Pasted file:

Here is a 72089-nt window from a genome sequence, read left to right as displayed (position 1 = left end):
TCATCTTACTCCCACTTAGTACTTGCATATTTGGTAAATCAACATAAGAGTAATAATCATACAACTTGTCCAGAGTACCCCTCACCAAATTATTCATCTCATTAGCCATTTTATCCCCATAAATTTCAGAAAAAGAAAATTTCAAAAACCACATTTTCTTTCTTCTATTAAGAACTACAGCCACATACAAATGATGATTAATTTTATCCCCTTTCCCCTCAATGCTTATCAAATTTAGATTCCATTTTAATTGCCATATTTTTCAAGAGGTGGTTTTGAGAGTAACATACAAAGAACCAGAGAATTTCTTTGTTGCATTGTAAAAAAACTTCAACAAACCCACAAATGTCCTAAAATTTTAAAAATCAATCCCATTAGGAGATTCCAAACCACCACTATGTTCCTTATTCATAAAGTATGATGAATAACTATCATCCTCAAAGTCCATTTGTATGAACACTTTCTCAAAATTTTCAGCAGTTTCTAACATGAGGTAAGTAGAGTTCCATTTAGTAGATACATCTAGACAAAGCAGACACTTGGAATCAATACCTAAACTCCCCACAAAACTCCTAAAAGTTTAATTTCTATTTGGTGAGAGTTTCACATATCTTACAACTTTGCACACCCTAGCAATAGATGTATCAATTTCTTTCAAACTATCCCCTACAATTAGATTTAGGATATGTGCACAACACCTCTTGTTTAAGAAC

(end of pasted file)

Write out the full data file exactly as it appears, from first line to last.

Here is a 72089-nt window from a genome sequence, read left to right as displayed (position 1 = left end):
TCATCTTACTCCCACTTAGTACTTGCATATTTGGTAAATCAACATAAGAGTAATAATCATACAACTTGTCCAGAGTACCCCTCACCAAATTATTCATCTCATTAGCCATTTTATCCCCATAAATTTCAGAAAAAGAAAATTTCAAAAACCACATTTTCTTTCTTCTATTAAGAACTACAGCCACATACAAATGATGATTAATTTTATCCCCTTTCCCCTCAATGCTTATCAAATTTAGATTCCATTTTAATTGCCATATTTTTCAAGAGGTGGTTTTGAGAGTAACATACAAAGAACCAGAGAATTTCTTTGTTGCATTGTAAAAAAACTTCAACAAACCCACAAATGTCCTAAAATTTTAAAAATCAATCCCATTAGGAGATTCCAAACCACCACTATGTTCCTTATTCATAAAGTATGATGAATAACTATCATCCTCAAAGTCCATTTGTATGAACACTTTCTCAAAATTTTCAGCAGTTTCTAACATGAGGTAAGTAGAGTTCCATTTAGTAGATACATCTAGACAAAGCAGACACTTGGAATCAATACCTAAACTCCCCACAAAACTCCTAAAAGTTTAATTTCTATTTGGTGAGAGTTTCACATATCTTACAACTTTGCACACCCTAGCAATAGATGTATCAATTTCTTTCAAACTATCCCCTACAATTAGATTTAGGATATGTGCACAACACCTCTTGTTTAAGAAC